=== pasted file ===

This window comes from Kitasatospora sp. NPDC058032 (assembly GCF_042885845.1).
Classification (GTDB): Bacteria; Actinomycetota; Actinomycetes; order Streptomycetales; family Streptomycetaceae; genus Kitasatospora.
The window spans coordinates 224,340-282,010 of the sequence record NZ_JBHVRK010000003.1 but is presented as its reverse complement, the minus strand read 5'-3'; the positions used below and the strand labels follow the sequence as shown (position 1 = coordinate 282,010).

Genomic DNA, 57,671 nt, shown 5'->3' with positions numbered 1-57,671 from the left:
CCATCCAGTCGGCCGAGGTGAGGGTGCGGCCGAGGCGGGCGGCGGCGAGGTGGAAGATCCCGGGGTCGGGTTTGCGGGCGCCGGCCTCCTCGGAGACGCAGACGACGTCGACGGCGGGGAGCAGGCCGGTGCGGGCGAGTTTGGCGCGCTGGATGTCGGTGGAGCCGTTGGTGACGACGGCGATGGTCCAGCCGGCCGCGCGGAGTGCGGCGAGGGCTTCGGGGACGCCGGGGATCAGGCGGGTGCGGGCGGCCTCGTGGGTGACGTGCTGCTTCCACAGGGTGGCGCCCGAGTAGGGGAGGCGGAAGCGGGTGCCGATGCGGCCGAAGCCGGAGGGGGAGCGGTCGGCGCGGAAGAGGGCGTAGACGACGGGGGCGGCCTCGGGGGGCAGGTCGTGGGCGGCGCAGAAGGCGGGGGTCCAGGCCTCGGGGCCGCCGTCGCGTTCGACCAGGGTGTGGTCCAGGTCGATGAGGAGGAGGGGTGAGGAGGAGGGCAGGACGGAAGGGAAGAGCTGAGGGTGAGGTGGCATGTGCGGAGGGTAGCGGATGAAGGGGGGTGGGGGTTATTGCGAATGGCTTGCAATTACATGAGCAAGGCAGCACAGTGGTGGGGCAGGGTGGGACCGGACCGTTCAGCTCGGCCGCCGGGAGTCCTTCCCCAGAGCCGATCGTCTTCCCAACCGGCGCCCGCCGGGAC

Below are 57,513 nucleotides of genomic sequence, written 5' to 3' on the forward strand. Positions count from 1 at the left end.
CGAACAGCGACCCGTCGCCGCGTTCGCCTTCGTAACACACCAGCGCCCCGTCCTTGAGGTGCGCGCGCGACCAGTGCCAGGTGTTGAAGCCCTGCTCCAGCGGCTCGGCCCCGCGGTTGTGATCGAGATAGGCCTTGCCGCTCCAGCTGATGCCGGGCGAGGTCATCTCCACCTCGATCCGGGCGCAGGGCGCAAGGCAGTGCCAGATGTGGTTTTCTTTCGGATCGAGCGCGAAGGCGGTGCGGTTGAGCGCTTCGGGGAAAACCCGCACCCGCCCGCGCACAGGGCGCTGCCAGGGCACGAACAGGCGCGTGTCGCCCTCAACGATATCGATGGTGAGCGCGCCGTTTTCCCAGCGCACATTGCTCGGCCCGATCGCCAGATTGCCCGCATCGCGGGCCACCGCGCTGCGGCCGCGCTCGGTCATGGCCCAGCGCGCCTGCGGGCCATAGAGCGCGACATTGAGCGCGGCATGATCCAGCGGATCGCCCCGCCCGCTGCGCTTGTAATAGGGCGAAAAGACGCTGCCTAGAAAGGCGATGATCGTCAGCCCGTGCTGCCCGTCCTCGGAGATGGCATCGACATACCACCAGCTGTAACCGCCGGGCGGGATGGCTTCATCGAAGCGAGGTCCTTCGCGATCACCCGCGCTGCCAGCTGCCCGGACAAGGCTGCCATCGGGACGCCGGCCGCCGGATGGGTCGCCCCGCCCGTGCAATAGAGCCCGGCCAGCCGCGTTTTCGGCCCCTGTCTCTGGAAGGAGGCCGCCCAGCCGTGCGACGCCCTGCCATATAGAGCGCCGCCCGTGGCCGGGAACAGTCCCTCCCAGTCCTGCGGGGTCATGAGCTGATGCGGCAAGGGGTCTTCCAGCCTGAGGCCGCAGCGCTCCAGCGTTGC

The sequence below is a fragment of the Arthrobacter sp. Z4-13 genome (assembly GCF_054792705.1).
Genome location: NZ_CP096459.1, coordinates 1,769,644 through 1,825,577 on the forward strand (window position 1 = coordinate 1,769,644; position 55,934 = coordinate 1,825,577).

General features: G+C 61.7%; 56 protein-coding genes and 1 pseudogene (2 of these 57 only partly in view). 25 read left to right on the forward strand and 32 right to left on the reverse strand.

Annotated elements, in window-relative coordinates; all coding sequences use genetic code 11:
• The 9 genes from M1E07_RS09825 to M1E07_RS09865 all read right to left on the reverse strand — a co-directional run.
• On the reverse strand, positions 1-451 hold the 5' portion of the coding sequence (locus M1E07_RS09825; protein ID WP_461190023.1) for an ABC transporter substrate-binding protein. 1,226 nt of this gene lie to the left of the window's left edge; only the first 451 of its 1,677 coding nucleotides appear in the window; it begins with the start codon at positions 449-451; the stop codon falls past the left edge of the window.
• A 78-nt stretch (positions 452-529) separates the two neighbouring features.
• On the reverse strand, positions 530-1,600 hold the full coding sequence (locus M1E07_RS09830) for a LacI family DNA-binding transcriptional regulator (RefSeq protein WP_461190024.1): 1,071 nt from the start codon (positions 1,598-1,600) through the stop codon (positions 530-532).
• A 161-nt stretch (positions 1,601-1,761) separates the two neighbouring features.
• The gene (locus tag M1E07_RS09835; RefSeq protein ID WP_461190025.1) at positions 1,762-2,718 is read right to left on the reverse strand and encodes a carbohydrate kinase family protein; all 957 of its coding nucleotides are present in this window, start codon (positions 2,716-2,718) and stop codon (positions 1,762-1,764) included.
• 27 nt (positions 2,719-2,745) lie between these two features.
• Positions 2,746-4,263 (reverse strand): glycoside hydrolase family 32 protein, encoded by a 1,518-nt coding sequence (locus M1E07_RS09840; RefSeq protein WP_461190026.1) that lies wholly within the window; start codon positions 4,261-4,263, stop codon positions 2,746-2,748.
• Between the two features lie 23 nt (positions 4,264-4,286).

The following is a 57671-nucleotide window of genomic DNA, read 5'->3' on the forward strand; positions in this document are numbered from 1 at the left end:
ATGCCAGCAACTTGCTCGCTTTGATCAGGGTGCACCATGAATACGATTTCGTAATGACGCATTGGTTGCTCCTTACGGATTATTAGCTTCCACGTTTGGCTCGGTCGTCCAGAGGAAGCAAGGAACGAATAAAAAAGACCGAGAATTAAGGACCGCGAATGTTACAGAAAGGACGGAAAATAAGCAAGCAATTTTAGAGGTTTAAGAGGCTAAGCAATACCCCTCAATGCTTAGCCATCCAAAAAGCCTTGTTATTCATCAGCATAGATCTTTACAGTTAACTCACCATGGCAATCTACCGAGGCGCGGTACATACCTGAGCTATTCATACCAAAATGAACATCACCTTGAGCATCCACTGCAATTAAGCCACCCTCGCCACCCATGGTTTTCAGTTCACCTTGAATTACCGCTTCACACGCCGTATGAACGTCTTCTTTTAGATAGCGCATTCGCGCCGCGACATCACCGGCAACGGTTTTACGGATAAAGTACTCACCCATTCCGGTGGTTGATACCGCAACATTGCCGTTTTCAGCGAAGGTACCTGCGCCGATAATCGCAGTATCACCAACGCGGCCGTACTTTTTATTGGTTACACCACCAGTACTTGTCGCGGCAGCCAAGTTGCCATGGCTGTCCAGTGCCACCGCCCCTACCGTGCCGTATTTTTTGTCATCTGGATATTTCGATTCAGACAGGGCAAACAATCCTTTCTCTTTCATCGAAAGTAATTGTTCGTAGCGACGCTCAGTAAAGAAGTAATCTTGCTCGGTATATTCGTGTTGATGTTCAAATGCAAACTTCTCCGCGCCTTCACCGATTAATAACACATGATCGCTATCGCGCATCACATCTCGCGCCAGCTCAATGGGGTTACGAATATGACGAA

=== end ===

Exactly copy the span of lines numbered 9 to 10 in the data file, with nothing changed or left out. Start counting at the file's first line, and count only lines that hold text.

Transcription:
Genome location: NZ_CP096459.1, coordinates 1,769,644 through 1,825,577 on the forward strand (window position 1 = coordinate 1,769,644; position 55,934 = coordinate 1,825,577).

General features: G+C 61.7%; 56 protein-coding genes and 1 pseudogene (2 of these 57 only partly in view). 25 read left to right on the forward strand and 32 right to left on the reverse strand.